Yasser’s familiarity with the other bids is important because she unquestionably helped HIP shape its response. In an earlier story (“Welfare Fund Waste,” March 12, 2003), the Voice quoted a HIP fax as stating that Yasser “participated in helping the staff of HIP to reply to the RFP.” HIP now adamantly maintains that she did nothing to help HIP prepare the initial proposal, which was submitted at the end of March, long before she formally joined HIP’s staff on June 19. But HIP acknowledges that two days after she started there, she was part of a 15-member HIP team that presented the proposal to the MLC and city officials who make up the selection committee. She attended two more presentations on June 26 and June 28.
HIP and its competitors have modified their bids twice since Yasser joined HIP, in September and again this February. Any inside knowledge she might have had about GHI or other bids could have been critical when these modifications were made. HIP concedes that she “participated in formulating modifications to HIP’s written response to the City’s request for follow-up information,” but insists that “at no time did Ms. Yasser help HIP with any analytical work.” When HIP changed its bid in September at the invitation of the city, it actually increased its prices nominally, which is not what usually happens when bidders are given a second chance to “improve” their bids. GHI nominally lowered theirs. HIP’s action suggests knowledge of competitor bids.
Yasser also played a decisive role in naming the union members that sit on the multi-panel selection committees, due to her coordinating position at MLC at the time. MLC sources say she placed the same four unions on the pivotal committees that will evaluate the hospital, medical, and combined options—DC 37, the United Federation of Teachers, the Patrolmen’s Benevolent Association, and the Superior Officers Council. While four officials from the city’s Office of Labor Relations also sit on those panels, MLC preferences in this process are usually given great weight.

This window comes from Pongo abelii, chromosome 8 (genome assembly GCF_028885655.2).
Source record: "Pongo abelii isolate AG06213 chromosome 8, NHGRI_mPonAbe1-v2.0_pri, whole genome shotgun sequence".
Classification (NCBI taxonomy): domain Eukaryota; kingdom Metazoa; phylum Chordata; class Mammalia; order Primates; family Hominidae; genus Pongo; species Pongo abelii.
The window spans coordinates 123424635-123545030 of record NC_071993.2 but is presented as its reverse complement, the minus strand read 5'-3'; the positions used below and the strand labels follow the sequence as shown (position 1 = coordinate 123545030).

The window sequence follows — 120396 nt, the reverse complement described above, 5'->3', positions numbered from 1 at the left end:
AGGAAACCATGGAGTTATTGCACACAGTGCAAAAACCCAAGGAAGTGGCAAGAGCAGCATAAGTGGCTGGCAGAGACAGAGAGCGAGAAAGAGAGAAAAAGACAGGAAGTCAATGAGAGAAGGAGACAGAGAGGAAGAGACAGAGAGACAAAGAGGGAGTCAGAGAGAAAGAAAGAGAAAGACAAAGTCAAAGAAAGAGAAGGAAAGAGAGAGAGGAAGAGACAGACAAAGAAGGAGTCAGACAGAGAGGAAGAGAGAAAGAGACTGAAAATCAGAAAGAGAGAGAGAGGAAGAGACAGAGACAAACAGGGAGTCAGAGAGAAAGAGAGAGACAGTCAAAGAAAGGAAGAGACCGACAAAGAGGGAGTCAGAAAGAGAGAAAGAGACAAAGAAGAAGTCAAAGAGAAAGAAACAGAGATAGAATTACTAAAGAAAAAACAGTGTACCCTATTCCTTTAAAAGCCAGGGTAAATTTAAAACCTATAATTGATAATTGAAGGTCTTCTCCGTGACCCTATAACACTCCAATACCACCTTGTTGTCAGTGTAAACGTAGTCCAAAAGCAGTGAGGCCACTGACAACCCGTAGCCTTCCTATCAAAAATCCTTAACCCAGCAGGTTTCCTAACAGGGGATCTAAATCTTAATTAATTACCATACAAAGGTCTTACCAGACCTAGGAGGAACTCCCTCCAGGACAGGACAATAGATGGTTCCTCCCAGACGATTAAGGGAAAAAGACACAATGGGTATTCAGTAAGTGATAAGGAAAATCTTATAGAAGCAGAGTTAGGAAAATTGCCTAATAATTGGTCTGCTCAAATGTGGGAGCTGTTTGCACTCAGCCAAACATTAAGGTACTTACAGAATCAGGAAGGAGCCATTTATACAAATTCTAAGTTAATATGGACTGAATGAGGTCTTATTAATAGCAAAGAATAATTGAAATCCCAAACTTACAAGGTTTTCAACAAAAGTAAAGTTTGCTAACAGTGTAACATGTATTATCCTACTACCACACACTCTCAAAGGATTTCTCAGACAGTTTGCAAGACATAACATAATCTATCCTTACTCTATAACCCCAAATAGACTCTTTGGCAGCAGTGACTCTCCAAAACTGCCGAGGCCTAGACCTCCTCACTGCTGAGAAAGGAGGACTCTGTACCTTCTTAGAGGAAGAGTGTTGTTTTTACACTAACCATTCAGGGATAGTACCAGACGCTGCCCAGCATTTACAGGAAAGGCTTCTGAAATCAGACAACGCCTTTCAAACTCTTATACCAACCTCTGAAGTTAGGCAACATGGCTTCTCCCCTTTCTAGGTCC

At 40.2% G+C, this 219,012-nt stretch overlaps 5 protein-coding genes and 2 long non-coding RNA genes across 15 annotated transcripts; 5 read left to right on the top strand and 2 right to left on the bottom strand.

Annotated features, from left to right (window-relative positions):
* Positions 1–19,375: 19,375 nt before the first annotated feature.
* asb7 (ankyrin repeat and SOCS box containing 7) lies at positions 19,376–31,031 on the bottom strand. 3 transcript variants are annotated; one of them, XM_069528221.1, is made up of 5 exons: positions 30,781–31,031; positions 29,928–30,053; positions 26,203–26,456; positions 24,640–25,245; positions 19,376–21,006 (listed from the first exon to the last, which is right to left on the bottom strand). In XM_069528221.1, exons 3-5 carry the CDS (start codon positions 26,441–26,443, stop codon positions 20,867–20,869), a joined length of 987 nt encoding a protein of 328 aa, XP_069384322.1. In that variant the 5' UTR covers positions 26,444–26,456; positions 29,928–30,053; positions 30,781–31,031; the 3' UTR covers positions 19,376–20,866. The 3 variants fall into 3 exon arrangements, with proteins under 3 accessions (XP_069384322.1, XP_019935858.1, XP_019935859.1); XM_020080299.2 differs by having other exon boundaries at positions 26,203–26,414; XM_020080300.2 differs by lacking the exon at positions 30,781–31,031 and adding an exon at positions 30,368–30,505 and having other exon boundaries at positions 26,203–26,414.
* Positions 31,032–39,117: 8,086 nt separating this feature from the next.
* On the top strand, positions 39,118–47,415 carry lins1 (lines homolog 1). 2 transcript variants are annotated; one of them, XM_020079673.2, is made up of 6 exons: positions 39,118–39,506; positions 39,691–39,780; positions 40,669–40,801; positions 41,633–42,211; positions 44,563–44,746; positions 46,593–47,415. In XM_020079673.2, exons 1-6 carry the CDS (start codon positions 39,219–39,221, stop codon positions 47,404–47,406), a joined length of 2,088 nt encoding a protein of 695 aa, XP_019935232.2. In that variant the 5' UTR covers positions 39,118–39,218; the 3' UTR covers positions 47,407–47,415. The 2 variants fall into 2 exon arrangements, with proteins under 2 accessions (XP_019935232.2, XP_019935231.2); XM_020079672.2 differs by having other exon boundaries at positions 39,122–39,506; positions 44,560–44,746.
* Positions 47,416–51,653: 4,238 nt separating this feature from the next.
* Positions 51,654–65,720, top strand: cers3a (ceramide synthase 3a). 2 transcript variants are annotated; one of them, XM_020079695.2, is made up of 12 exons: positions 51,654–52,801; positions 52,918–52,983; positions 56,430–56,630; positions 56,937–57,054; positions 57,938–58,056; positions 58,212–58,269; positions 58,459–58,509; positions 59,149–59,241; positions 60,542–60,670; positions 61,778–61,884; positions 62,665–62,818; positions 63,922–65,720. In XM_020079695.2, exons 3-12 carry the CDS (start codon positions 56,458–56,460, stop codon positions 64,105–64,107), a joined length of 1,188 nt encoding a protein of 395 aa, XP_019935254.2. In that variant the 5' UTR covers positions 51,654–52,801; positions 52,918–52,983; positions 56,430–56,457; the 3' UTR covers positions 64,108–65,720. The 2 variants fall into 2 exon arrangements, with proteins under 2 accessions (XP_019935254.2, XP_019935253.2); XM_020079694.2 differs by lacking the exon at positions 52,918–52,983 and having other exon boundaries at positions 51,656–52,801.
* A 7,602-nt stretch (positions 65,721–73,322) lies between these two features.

Created by municipal unions, HIP has more city union officials on its board than GHI (five to two) and employs an array of union-connected power brokers like Yasser. Arthur Barnes, the husband of American Federation of Teachers president Sandra Feldman, is one of the 35 HIP executives who makes more than $200,000 a year, as is Leslie Strassberg, who worked under Yasser at the MLC before joining HIP. Strassberg led the HIP team that presented the bid in June. Randi Weingarten, the MLC chair, was once HIP’s chair.
HIP was blasted in a Daily News series a couple of years ago for its extravagant ways—including a million-dollar-plus salary for its top executive, rented Jaguars and luxury Miami and Sutton Place apartments, illegal campaign contributions, cozy intertwines with contractors, and the veritable collapse of subsidiaries in New Jersey and Florida. The New York State Insurance Department also found that it had failed to maintain legally mandated reserves, and a review of lawsuits filed against health insurers in the ’90s found more against HIP affiliates than any other provider in the metropolitan area.
Ironically, the Bloomberg administration, which has yet to play a strong hand in the selection process, faces both of its budgetary nemeses in this contract decision. Should HIP do well, the governor, who’s gone out of his way to stiff the city, could benefit by forcing a newly fattened HIP to make a public offering. HIP is also clearly the favorite, at least for the hospital contract, of the labor leaders, who have yet to meet the mayor’s demand for major, recurring concessions to help the city achieve its goal—closing the $600 million gap.
Should the mayor insist on a single provider—regardless of whether it’s HIP or GHI, which presently provides medical coverage for almost two-thirds of city workers—he can achieve real savings that range from $40 million a year to $150 million, according to sources close to the bidding process. That ought to be enough to get Bloomberg’s attention.
Research assistance: Cathy Bussewitz, Alexa Hinton, Felicia Mello, Solana Pyne, E.B. Solomont, Steven I. Weiss